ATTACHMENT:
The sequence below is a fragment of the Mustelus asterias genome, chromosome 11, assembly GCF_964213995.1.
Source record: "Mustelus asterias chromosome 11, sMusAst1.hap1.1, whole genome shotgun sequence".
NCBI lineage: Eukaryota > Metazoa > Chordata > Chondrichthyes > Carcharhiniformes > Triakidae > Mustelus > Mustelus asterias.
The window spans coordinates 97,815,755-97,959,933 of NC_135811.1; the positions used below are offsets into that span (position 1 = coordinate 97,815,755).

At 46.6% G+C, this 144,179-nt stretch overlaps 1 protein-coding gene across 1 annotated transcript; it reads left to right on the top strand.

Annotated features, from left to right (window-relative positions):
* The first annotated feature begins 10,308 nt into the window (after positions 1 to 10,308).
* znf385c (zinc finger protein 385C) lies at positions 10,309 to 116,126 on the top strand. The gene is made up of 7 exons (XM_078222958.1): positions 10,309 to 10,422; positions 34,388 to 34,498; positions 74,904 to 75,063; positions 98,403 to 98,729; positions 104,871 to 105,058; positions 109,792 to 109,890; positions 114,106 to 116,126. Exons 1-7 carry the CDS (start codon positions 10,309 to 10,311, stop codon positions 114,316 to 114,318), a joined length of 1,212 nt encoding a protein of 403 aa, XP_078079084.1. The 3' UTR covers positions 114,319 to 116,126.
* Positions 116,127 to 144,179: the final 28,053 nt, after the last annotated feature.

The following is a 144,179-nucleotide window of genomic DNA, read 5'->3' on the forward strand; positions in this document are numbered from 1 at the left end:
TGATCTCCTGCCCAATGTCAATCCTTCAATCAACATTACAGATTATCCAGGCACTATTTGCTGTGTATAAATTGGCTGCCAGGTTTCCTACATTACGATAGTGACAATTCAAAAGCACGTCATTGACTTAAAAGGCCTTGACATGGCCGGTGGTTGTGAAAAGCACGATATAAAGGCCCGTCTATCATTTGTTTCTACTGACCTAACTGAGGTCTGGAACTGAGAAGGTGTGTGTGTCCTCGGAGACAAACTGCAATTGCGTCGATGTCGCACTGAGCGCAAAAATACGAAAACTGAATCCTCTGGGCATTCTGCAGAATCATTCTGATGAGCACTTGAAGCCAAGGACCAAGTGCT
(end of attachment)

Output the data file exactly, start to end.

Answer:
The sequence below is a fragment of the Mustelus asterias genome, chromosome 11, assembly GCF_964213995.1.
Source record: "Mustelus asterias chromosome 11, sMusAst1.hap1.1, whole genome shotgun sequence".
NCBI lineage: Eukaryota > Metazoa > Chordata > Chondrichthyes > Carcharhiniformes > Triakidae > Mustelus > Mustelus asterias.
The window spans coordinates 97,815,755-97,959,933 of NC_135811.1; the positions used below are offsets into that span (position 1 = coordinate 97,815,755).

At 46.6% G+C, this 144,179-nt stretch overlaps 1 protein-coding gene across 1 annotated transcript; it reads left to right on the top strand.

Annotated features, from left to right (window-relative positions):
* The first annotated feature begins 10,308 nt into the window (after positions 1 to 10,308).
* znf385c (zinc finger protein 385C) lies at positions 10,309 to 116,126 on the top strand. The gene is made up of 7 exons (XM_078222958.1): positions 10,309 to 10,422; positions 34,388 to 34,498; positions 74,904 to 75,063; positions 98,403 to 98,729; positions 104,871 to 105,058; positions 109,792 to 109,890; positions 114,106 to 116,126. Exons 1-7 carry the CDS (start codon positions 10,309 to 10,311, stop codon positions 114,316 to 114,318), a joined length of 1,212 nt encoding a protein of 403 aa, XP_078079084.1. The 3' UTR covers positions 114,319 to 116,126.
* Positions 116,127 to 144,179: the final 28,053 nt, after the last annotated feature.

The following is a 144,179-nucleotide window of genomic DNA, read 5'->3' on the forward strand; positions in this document are numbered from 1 at the left end:
TGATCTCCTGCCCAATGTCAATCCTTCAATCAACATTACAGATTATCCAGGCACTATTTGCTGTGTATAAATTGGCTGCCAGGTTTCCTACATTACGATAGTGACAATTCAAAAGCACGTCATTGACTTAAAAGGCCTTGACATGGCCGGTGGTTGTGAAAAGCACGATATAAAGGCCCGTCTATCATTTGTTTCTACTGACCTAACTGAGGTCTGGAACTGAGAAGGTGTGTGTGTCCTCGGAGACAAACTGCAATTGCGTCGATGTCGCACTGAGCGCAAAAATACGAAAACTGAATCCTCTGGGCATTCTGCAGAATCATTCTGATGAGCACTTGAAGCCAAGGACCAAGTGCT